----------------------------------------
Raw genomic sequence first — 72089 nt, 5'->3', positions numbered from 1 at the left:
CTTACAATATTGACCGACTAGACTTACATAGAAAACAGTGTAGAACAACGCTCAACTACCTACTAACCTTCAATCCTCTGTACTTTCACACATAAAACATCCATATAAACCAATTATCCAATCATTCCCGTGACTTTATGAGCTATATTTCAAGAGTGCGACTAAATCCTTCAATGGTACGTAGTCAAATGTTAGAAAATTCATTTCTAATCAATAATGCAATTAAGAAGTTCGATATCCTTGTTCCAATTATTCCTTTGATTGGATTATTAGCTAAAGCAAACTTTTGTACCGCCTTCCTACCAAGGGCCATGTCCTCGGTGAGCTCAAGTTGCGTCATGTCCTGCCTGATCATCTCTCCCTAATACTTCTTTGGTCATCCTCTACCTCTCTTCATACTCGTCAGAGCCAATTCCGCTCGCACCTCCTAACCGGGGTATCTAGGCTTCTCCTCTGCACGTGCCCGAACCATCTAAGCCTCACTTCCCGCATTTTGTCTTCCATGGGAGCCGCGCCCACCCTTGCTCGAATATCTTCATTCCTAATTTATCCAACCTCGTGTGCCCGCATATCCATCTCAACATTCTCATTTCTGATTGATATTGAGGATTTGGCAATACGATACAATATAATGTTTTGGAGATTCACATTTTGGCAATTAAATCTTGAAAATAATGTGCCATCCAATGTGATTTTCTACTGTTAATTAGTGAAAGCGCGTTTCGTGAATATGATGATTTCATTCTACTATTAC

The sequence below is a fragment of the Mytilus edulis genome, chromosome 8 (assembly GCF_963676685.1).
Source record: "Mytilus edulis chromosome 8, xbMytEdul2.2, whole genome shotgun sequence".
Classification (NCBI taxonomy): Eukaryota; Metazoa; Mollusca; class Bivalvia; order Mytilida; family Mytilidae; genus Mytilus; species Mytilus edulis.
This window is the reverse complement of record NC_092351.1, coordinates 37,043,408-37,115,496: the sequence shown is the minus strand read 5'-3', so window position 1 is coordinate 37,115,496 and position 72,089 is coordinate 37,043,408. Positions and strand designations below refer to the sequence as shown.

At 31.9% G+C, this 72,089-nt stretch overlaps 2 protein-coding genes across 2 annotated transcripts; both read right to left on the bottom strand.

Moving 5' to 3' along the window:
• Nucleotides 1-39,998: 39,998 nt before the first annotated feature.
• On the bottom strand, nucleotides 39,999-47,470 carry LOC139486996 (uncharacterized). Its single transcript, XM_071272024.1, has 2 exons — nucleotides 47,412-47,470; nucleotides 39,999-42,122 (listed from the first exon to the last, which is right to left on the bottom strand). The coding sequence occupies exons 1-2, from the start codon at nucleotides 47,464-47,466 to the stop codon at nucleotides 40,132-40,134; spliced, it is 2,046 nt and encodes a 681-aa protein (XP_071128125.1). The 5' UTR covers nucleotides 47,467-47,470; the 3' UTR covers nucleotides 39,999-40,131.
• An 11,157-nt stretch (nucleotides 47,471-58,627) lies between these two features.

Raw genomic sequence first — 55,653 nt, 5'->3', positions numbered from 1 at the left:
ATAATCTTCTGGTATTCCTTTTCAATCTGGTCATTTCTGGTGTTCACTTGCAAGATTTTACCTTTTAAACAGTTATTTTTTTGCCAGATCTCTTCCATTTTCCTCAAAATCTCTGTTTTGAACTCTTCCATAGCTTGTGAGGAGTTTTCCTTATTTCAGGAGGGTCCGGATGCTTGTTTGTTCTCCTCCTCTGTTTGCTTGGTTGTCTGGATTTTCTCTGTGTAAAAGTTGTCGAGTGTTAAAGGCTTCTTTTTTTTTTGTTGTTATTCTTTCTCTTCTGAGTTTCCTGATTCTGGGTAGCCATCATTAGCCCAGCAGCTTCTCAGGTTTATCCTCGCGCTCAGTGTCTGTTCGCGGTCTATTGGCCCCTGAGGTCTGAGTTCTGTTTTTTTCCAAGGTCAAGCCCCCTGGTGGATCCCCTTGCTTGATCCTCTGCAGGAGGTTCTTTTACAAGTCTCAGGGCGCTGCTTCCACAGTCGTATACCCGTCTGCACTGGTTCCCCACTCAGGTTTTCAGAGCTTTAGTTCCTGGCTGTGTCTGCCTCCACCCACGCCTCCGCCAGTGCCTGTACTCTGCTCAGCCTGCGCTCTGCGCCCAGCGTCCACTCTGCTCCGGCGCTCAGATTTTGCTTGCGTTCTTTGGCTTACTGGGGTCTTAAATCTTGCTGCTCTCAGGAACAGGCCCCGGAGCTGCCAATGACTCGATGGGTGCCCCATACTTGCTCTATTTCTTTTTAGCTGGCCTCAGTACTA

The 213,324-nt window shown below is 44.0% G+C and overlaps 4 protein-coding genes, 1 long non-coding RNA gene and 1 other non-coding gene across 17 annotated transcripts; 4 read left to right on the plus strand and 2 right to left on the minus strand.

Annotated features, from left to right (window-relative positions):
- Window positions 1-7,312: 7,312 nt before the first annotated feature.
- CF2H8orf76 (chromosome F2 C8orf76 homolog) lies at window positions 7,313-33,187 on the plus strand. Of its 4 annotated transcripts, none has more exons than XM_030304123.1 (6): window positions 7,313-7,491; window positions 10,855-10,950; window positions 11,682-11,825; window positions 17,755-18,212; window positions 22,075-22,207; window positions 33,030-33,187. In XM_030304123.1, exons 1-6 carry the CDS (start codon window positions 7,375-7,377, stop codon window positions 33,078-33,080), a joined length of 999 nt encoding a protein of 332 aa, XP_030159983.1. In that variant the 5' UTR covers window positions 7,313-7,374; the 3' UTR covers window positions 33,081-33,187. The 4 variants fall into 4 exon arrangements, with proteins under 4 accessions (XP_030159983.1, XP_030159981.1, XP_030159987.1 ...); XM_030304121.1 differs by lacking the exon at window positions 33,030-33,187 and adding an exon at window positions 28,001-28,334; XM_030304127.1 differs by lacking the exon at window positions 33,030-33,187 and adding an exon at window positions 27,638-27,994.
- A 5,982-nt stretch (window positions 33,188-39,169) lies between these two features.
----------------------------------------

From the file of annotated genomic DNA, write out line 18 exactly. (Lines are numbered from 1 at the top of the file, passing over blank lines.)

- A 5,982-nt stretch (window positions 33,188-39,169) lies between these two features.